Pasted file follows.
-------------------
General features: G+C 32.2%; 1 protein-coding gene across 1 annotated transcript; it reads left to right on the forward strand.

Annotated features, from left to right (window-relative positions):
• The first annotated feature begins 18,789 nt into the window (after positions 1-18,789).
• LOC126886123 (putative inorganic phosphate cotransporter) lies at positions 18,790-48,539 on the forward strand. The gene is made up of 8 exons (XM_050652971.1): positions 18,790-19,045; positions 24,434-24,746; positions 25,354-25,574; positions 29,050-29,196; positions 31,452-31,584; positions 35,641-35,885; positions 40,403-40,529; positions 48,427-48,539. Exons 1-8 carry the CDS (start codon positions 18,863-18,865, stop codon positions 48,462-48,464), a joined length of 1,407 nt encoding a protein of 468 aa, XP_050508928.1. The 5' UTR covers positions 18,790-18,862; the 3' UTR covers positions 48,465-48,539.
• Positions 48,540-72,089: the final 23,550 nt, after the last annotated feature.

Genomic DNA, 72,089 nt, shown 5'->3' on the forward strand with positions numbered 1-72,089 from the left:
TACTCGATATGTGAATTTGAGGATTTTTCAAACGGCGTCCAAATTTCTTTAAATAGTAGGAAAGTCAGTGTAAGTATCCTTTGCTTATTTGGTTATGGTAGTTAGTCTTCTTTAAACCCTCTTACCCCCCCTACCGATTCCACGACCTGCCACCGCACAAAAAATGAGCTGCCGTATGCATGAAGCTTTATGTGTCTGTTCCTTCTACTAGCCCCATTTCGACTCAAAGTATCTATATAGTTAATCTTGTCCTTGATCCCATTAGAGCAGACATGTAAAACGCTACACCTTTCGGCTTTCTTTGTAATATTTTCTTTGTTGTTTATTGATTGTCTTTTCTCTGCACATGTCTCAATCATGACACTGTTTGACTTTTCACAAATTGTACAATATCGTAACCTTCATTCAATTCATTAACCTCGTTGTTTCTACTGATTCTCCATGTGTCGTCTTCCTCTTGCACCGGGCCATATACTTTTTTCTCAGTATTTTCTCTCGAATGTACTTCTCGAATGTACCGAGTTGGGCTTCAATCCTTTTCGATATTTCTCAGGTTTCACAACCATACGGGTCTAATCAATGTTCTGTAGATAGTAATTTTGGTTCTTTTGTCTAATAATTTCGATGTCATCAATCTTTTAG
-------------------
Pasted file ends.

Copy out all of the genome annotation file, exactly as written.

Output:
General features: G+C 32.2%; 1 protein-coding gene across 1 annotated transcript; it reads left to right on the forward strand.

Annotated features, from left to right (window-relative positions):
• The first annotated feature begins 18,789 nt into the window (after positions 1-18,789).
• LOC126886123 (putative inorganic phosphate cotransporter) lies at positions 18,790-48,539 on the forward strand. The gene is made up of 8 exons (XM_050652971.1): positions 18,790-19,045; positions 24,434-24,746; positions 25,354-25,574; positions 29,050-29,196; positions 31,452-31,584; positions 35,641-35,885; positions 40,403-40,529; positions 48,427-48,539. Exons 1-8 carry the CDS (start codon positions 18,863-18,865, stop codon positions 48,462-48,464), a joined length of 1,407 nt encoding a protein of 468 aa, XP_050508928.1. The 5' UTR covers positions 18,790-18,862; the 3' UTR covers positions 48,465-48,539.
• Positions 48,540-72,089: the final 23,550 nt, after the last annotated feature.

Genomic DNA, 72,089 nt, shown 5'->3' on the forward strand with positions numbered 1-72,089 from the left:
TACTCGATATGTGAATTTGAGGATTTTTCAAACGGCGTCCAAATTTCTTTAAATAGTAGGAAAGTCAGTGTAAGTATCCTTTGCTTATTTGGTTATGGTAGTTAGTCTTCTTTAAACCCTCTTACCCCCCCTACCGATTCCACGACCTGCCACCGCACAAAAAATGAGCTGCCGTATGCATGAAGCTTTATGTGTCTGTTCCTTCTACTAGCCCCATTTCGACTCAAAGTATCTATATAGTTAATCTTGTCCTTGATCCCATTAGAGCAGACATGTAAAACGCTACACCTTTCGGCTTTCTTTGTAATATTTTCTTTGTTGTTTATTGATTGTCTTTTCTCTGCACATGTCTCAATCATGACACTGTTTGACTTTTCACAAATTGTACAATATCGTAACCTTCATTCAATTCATTAACCTCGTTGTTTCTACTGATTCTCCATGTGTCGTCTTCCTCTTGCACCGGGCCATATACTTTTTTCTCAGTATTTTCTCTCGAATGTACTTCTCGAATGTACCGAGTTGGGCTTCAATCCTTTTCGATATTTCTCAGGTTTCACAACCATACGGGTCTAATCAATGTTCTGTAGATAGTAATTTTGGTTCTTTTGTCTAATAATTTCGATGTCATCAATCTTTTAG